I can tell you that we hold that the abuse of discretion stands.
Unidentified Justice: But, of course, here a denial benefits the trustee, doesn't it?
Mr. Wald: Denial benefits the trustee.
And that is specifically contemplated by Congress.
Congress was well aware that most of the plans were employer-administered.
And they dealt with this in Section 408(c)(3), which expressly allows a fiduciary to be exempt from the prohibited transaction, and conflict of interest standards in Section 406, expressly states that a fiduciary can act as a fiduciary... his agent, agents, employees can act as a fiduciary... even though there is a potential conflict of interest.
So, Congress has contemplated this and reached a decision on this.
Respondents and their amici--
Unidentified Justice: Well, the Respondents say that Congress didn't spell out the standard of review in the court, and that it was left to the courts to develop a so-called federal common law rule on the standard of review.
Now, is that right?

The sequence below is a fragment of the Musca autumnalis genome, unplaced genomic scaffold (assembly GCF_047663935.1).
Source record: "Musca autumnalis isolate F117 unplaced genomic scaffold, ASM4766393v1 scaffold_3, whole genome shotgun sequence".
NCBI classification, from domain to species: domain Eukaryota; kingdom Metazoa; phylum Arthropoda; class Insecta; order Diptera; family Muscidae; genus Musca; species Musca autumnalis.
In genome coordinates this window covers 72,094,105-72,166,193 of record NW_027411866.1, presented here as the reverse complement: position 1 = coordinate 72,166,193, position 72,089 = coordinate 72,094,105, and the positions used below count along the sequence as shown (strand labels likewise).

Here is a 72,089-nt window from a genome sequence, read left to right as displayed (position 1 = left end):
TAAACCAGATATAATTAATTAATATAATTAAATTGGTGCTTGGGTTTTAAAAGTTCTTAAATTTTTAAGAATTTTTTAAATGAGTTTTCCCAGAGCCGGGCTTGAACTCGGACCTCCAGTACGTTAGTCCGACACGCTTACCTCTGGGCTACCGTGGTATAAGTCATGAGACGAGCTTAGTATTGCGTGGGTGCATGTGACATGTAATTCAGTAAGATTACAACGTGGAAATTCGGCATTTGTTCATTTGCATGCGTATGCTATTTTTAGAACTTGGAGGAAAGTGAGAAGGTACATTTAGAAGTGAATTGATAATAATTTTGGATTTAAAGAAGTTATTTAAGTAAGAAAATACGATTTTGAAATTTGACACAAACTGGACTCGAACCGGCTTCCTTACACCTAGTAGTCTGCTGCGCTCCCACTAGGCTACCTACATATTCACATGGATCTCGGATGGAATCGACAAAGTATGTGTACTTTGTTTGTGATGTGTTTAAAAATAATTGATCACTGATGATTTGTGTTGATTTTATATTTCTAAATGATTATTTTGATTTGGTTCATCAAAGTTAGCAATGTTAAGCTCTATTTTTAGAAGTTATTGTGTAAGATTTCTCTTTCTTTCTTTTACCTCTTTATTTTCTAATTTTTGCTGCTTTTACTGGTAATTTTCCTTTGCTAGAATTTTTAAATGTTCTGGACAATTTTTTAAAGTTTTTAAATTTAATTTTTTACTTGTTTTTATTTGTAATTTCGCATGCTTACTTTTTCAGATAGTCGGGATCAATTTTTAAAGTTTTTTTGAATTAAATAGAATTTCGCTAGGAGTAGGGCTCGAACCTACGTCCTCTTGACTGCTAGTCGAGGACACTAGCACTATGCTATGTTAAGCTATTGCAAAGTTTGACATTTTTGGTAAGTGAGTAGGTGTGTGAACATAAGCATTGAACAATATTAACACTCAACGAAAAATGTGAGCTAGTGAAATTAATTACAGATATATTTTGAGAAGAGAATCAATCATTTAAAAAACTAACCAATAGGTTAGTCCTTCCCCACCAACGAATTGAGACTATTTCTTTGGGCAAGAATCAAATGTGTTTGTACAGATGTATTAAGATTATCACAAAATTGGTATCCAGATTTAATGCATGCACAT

Mr. Wald: --Well, I think Congress adopted a standard of review to the extent that they, they did several things.
They, they incorporated the sole benefit language from 302 in the Labor Management Relations Act, which was a predecessor statute here.
They established fiduciary standards which carry with them an abuse of discretion review, and I, I think they indicated... again, we get back to this trust law applying.
They indicated the scope of review.
Now, in regard to the common law argument, the common law rule under Textile Mills and Section 301 and subsequent cases is that Congress looks first at the statute, second at the legislative history, and only lastly at public policy.
In addition, under Textile Mill... Lincoln Mills and Section 301, Congress did not displace the statutory indications of the law to apply, namely contract law under 301 and trust law under 302.